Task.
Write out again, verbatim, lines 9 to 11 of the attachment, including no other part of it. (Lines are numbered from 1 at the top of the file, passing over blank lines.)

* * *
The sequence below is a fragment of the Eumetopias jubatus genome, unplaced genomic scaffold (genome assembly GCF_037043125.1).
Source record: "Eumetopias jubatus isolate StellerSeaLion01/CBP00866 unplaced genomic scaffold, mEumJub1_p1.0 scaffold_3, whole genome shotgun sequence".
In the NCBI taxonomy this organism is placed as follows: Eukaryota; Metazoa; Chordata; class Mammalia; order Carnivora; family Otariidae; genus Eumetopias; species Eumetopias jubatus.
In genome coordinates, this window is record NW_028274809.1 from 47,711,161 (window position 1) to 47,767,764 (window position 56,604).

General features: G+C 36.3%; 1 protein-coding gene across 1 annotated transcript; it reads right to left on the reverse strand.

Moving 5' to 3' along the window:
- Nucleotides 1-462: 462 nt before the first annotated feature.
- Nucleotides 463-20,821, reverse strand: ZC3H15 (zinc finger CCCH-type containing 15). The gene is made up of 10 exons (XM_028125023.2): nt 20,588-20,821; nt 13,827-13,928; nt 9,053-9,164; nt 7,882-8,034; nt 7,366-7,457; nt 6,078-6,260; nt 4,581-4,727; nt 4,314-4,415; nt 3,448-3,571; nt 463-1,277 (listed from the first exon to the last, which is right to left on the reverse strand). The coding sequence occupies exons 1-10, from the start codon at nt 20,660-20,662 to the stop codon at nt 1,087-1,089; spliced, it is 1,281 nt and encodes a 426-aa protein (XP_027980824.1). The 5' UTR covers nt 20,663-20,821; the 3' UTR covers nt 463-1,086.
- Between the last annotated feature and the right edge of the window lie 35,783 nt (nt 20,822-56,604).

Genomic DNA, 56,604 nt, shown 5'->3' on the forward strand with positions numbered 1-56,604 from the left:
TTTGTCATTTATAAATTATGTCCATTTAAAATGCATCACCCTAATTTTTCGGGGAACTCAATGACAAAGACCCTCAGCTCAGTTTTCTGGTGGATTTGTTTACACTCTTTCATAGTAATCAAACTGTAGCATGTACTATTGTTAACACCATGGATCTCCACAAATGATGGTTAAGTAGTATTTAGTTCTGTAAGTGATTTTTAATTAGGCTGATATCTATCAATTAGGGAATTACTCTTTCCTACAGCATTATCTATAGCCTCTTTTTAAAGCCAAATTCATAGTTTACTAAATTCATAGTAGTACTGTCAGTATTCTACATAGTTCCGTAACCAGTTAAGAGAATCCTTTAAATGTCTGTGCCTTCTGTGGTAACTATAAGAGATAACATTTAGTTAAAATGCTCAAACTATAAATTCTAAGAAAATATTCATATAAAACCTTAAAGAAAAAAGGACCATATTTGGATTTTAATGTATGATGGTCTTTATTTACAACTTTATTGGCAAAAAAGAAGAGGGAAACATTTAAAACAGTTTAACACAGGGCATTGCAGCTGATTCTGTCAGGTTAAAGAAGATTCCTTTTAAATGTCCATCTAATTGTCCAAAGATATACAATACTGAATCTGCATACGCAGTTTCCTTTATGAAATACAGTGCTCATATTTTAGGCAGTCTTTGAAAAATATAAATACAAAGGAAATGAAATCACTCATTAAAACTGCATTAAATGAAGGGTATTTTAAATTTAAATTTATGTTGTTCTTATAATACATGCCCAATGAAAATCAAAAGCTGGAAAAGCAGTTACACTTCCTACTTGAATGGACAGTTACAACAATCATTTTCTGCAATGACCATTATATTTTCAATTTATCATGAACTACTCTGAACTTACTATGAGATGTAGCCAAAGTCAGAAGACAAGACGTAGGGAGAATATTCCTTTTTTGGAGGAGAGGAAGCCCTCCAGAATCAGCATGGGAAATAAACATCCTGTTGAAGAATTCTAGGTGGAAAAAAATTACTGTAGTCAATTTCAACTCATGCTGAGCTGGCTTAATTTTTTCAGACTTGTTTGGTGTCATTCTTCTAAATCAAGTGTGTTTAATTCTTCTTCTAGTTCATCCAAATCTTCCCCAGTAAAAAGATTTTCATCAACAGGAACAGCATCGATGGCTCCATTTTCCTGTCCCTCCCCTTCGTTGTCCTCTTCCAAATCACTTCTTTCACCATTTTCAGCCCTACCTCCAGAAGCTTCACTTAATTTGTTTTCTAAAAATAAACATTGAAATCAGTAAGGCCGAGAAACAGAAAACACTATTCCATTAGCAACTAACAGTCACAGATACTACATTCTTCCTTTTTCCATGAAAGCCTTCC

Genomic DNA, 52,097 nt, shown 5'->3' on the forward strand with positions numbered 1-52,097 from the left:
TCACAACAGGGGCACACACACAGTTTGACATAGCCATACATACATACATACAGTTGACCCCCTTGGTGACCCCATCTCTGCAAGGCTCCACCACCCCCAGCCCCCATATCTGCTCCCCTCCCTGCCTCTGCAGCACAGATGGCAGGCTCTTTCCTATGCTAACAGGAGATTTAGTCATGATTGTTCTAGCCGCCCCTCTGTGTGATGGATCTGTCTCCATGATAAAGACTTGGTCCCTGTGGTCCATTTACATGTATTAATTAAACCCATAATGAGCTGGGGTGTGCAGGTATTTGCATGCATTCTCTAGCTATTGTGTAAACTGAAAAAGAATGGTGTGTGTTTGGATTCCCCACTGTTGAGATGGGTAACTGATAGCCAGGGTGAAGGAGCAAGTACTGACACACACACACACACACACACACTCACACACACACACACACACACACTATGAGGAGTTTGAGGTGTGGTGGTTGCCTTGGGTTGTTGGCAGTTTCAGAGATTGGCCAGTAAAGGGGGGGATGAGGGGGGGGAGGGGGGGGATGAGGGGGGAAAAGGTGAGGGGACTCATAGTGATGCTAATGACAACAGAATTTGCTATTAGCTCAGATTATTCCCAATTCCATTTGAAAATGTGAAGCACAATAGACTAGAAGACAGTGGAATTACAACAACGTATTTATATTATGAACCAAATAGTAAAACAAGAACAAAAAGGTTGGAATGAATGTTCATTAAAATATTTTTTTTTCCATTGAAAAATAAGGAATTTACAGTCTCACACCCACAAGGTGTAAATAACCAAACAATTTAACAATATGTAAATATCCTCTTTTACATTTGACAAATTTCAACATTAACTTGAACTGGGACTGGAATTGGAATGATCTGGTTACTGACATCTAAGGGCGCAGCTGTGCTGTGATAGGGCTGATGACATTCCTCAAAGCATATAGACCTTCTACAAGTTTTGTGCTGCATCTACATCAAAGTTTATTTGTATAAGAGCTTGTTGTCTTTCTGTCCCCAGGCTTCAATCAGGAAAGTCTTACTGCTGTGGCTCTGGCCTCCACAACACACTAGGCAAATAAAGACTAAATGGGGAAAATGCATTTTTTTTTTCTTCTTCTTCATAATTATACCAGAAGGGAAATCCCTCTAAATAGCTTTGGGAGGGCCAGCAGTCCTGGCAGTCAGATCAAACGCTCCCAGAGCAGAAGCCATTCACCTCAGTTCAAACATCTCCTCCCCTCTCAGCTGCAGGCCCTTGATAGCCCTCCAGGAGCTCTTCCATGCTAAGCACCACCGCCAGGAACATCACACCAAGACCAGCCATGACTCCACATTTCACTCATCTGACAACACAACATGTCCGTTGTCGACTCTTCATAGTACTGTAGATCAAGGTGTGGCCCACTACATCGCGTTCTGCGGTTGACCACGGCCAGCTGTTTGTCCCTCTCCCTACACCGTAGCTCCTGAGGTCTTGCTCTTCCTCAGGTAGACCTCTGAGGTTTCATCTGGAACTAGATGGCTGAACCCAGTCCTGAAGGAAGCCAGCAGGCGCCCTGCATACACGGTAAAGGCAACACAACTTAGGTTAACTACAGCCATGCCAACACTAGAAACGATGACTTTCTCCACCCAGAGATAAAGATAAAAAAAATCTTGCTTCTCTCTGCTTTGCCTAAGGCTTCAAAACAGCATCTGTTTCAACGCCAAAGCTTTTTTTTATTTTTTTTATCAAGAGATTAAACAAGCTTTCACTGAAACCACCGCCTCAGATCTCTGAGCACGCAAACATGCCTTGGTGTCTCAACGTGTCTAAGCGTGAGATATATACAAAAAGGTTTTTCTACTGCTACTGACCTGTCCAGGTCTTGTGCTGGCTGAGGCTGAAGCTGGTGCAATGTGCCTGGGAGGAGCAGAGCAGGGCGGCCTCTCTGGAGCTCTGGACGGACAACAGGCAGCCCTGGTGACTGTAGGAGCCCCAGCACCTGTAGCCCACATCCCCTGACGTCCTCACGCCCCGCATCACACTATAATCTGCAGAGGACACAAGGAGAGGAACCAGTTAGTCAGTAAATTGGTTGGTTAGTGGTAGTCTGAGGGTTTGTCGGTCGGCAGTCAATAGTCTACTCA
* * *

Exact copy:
- Between the last annotated feature and the right edge of the window lie 35,783 nt (nt 20,822-56,604).

Genomic DNA, 56,604 nt, shown 5'->3' on the forward strand with positions numbered 1-56,604 from the left:
TTTGTCATTTATAAATTATGTCCATTTAAAATGCATCACCCTAATTTTTCGGGGAACTCAATGACAAAGACCCTCAGCTCAGTTTTCTGGTGGATTTGTTTACACTCTTTCATAGTAATCAAACTGTAGCATGTACTATTGTTAACACCATGGATCTCCACAAATGATGGTTAAGTAGTATTTAGTTCTGTAAGTGATTTTTAATTAGGCTGATATCTATCAATTAGGGAATTACTCTTTCCTACAGCATTATCTATAGCCTCTTTTTAAAGCCAAATTCATAGTTTACTAAATTCATAGTAGTACTGTCAGTATTCTACATAGTTCCGTAACCAGTTAAGAGAATCCTTTAAATGTCTGTGCCTTCTGTGGTAACTATAAGAGATAACATTTAGTTAAAATGCTCAAACTATAAATTCTAAGAAAATATTCATATAAAACCTTAAAGAAAAAAGGACCATATTTGGATTTTAATGTATGATGGTCTTTATTTACAACTTTATTGGCAAAAAAGAAGAGGGAAACATTTAAAACAGTTTAACACAGGGCATTGCAGCTGATTCTGTCAGGTTAAAGAAGATTCCTTTTAAATGTCCATCTAATTGTCCAAAGATATACAATACTGAATCTGCATACGCAGTTTCCTTTATGAAATACAGTGCTCATATTTTAGGCAGTCTTTGAAAAATATAAATACAAAGGAAATGAAATCACTCATTAAAACTGCATTAAATGAAGGGTATTTTAAATTTAAATTTATGTTGTTCTTATAATACATGCCCAATGAAAATCAAAAGCTGGAAAAGCAGTTACACTTCCTACTTGAATGGACAGTTACAACAATCATTTTCTGCAATGACCATTATATTTTCAATTTATCATGAACTACTCTGAACTTACTATGAGATGTAGCCAAAGTCAGAAGACAAGACGTAGGGAGAATATTCCTTTTTTGGAGGAGAGGAAGCCCTCCAGAATCAGCATGGGAAATAAACATCCTGTTGAAGAATTCTAGGTGGAAAAAAATTACTGTAGTCAATTTCAACTCATGCTGAGCTGGCTTAATTTTTTCAGACTTGTTTGGTGTCATTCTTCTAAATCAAGTGTGTTTAATTCTTCTTCTAGTTCATCCAAATCTTCCCCAGTAAAAAGATTTTCATCAACAGGAACAGCATCGATGGCTCCATTTTCCTGTCCCTCCCCTTCGTTGTCCTCTTCCAAATCACTTCTTTCACCATTTTCAGCCCTACCTCCAGAAGCTTCACTTAATTTGTTTTCTAAAAATAAACATTGAAATCAGTAAGGCCGAGAAACAGAAAACACTATTCCATTAGCAACTAACAGTCACAGATACTACATTCTTCCTTTTTCCATGAAAGCCTTCC